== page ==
Give Thanks

Psalm 136:1 “Give thanks to the Lord, for he is good.”

This is an invitation to give our own historical review of the kindness the Lord has shown to us. It gives our thanksgiving something of a testimonial flavor. If you read the rest of Psalm 136 you will see that this is exactly what the author of the psalm does. He thanks God for his work of creating us, and delivering his people from Egypt, and taking care of them in the wilderness.

But our personal thanksgivings don’t have to be about such grand events. I read a missionary story about a woman in Africa who was eager to have her entire congregation join her in thanking God for giving her a simple pair of shoes. She couldn’t get over how good God had been to her. In our land of plenty, you and I probably aren’t filled with such a sense of appreciation and gratitude over a pair of shoes. That is not because our shoes are any less an undeserved gift from him, or because we owe him any less appreciation for them.

What we pray this Thanksgiving Day, then, involves our own remembering of what God has done for us. That begins with what we call him in our prayer. We give thanks to the Lord. There are many names we could call him, but “the LORD” is the name that reminds us his gracious care for us is free and faithful. He doesn’t let our own behavior stop him.

We are inclined to forget that that is just what our own behavior should lead him to do. We are masters at rationalizing our behavior and downplaying our sin. I once spoke to a man on an evangelism visit who insisted that he was okay with God because, even though he had committed sins, God knew his heart. He was right about the last part. God did know his heart. God knows my heart. That is just the frightening thing, if we are honest. God knows.

And yet, he hasn’t let that change anything. He hasn’t let me turn him away. In Jesus, he has loved and forgiven me anyway. He is the LORD, the God who freely chooses to love us and then faithfully loves us in spite of ourselves. Remembering who God is, the Lord who doesn’t treat me as I deserve, is part of what we pray this Thanksgiving Day.

Our prayer goes on to thank God for his goodness. “Give thanks to the LORD, for he is good…” That is blunt and to the point. It may also seem a bit wide open. My Hebrew dictionaries suggests a number of different nuances of the word “good” that we can apply to the Lord. Some of them remind us of reasons for thanking him today.

Good can mean “beneficial.” This is “good” as in, “Eat your vegetables. They’re good for you.” Or “Lady bugs eat aphids. They are good for the garden.” No one or nothing has done more good for us than our Lord. Psalm 103 summarizes them nicely: “Praise the LORD, O my soul, and forget not all his benefits — who forgives all your sins and heals all your diseases, who redeems your life from the pit and crowns you with love and compassion, who satisfies your desires with good things so that your youth is renewed like the eagle’s.” Forgiveness of sins and physical health, more things than we need to enjoy life and strength for that life–these are just a few illustrations of the fact that the Lord is good– a God whose goodness benefits us in every way.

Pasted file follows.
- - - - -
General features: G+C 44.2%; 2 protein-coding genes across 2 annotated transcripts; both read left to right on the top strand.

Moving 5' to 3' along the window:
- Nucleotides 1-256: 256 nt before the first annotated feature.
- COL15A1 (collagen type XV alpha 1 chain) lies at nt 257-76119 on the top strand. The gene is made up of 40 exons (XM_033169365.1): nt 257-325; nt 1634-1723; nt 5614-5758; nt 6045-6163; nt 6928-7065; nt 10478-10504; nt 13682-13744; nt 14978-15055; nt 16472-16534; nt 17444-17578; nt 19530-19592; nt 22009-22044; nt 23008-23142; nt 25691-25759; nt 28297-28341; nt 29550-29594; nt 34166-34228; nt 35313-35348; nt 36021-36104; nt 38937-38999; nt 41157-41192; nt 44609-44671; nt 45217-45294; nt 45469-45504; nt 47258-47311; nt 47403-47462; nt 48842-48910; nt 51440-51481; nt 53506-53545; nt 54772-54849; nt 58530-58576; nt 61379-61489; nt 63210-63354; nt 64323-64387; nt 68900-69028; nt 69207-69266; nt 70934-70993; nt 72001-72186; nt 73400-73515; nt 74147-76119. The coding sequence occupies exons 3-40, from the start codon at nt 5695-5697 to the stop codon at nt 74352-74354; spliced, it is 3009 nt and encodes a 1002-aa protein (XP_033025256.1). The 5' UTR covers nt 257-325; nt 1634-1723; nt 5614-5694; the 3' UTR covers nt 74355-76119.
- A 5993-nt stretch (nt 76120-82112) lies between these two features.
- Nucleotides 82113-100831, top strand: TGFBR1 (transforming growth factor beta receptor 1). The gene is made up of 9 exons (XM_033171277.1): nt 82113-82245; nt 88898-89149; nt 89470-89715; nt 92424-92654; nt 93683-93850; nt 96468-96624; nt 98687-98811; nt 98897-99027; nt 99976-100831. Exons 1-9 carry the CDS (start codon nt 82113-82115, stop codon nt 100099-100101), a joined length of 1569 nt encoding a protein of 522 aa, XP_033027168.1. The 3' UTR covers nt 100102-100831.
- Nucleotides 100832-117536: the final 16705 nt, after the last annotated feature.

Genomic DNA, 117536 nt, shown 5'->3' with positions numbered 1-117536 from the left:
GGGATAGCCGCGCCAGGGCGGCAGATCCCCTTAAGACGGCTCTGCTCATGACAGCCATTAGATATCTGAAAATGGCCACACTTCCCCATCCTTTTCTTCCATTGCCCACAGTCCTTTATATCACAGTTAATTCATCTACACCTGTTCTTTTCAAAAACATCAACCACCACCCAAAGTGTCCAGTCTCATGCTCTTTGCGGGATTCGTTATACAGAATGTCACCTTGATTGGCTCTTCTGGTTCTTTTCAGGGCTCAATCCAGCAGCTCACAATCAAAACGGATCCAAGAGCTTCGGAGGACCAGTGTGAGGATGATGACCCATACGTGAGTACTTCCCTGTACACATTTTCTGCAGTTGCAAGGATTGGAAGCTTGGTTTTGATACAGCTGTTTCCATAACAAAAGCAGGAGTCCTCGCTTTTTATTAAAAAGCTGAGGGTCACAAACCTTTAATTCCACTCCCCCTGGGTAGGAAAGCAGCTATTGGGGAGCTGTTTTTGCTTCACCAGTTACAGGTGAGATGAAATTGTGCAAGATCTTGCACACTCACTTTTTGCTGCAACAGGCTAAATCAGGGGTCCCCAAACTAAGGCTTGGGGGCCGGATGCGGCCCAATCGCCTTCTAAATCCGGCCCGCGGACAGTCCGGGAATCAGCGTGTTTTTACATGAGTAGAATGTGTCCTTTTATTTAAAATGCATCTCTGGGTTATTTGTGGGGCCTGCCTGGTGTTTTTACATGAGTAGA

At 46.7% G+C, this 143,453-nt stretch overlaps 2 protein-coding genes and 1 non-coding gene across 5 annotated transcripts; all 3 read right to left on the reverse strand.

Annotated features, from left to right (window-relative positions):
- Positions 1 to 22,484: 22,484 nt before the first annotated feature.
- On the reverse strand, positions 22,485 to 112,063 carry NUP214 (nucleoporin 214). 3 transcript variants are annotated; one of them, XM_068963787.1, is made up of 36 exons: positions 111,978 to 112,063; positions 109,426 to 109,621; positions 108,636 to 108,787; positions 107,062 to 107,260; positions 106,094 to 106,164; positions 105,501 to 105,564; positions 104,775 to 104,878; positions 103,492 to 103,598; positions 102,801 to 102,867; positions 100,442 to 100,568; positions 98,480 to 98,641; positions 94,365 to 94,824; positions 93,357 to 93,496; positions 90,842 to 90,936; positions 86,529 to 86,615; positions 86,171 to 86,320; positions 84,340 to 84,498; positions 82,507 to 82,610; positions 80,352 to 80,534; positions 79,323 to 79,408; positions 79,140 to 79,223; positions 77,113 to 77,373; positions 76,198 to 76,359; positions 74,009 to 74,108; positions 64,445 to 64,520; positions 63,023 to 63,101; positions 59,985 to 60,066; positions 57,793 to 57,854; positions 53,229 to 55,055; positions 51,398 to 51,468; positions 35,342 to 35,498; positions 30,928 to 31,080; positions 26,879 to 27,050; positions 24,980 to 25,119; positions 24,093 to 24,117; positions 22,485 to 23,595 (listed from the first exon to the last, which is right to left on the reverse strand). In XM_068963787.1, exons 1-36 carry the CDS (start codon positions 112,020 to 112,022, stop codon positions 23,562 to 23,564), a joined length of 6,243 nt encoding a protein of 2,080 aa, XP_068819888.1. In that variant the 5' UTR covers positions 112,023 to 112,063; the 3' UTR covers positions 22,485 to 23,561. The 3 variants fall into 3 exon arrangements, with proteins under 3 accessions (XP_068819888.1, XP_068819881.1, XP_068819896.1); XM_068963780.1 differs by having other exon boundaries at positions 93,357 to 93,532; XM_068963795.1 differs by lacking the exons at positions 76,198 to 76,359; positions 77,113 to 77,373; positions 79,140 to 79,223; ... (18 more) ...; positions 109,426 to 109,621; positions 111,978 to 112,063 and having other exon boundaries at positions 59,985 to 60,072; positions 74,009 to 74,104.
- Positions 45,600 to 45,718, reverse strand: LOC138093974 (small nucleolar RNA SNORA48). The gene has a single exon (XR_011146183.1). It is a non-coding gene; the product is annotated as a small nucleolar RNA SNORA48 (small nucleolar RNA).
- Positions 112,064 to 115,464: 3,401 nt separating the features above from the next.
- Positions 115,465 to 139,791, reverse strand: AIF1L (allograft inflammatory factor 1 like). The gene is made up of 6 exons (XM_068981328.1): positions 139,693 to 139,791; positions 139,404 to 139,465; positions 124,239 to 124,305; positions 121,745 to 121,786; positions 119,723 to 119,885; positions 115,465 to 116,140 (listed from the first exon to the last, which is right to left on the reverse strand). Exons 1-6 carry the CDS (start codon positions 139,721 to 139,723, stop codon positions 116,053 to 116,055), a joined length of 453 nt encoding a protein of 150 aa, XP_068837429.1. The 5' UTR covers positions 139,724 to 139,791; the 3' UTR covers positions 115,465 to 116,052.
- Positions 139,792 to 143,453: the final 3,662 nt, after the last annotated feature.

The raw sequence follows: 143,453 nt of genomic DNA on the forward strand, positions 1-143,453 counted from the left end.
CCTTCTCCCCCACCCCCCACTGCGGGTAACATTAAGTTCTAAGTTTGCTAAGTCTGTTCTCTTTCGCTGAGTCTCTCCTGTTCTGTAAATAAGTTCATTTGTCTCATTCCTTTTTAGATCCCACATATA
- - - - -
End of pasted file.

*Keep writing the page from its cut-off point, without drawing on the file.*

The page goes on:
Good can also mean “attractive” or “pleasant.” We enjoy reading a “good” book. When the sun is shining, the air is dry, and the temperatures are warm, we consider it “good” weather. When we like the way something looks or how it makes us feel, it is a “good” one.

Haven’t we all experienced the goodness of God in this way, too? “Taste and see that the Lord is good,” Psalm 34 urges us. If you have ever felt the relief of your guilt lifted, if you have ever known the comfort that God was holding you up in troubled times, if you have ever experienced the joy of God answering your prayers or blessing your efforts with success, if you have ever been filled with the hope for the future and the longing for heaven God’s promises inspire, then you have tasted and you have seen that the Lord is good. This, too, belongs to our reasons for giving thanks this Thanksgiving Day.

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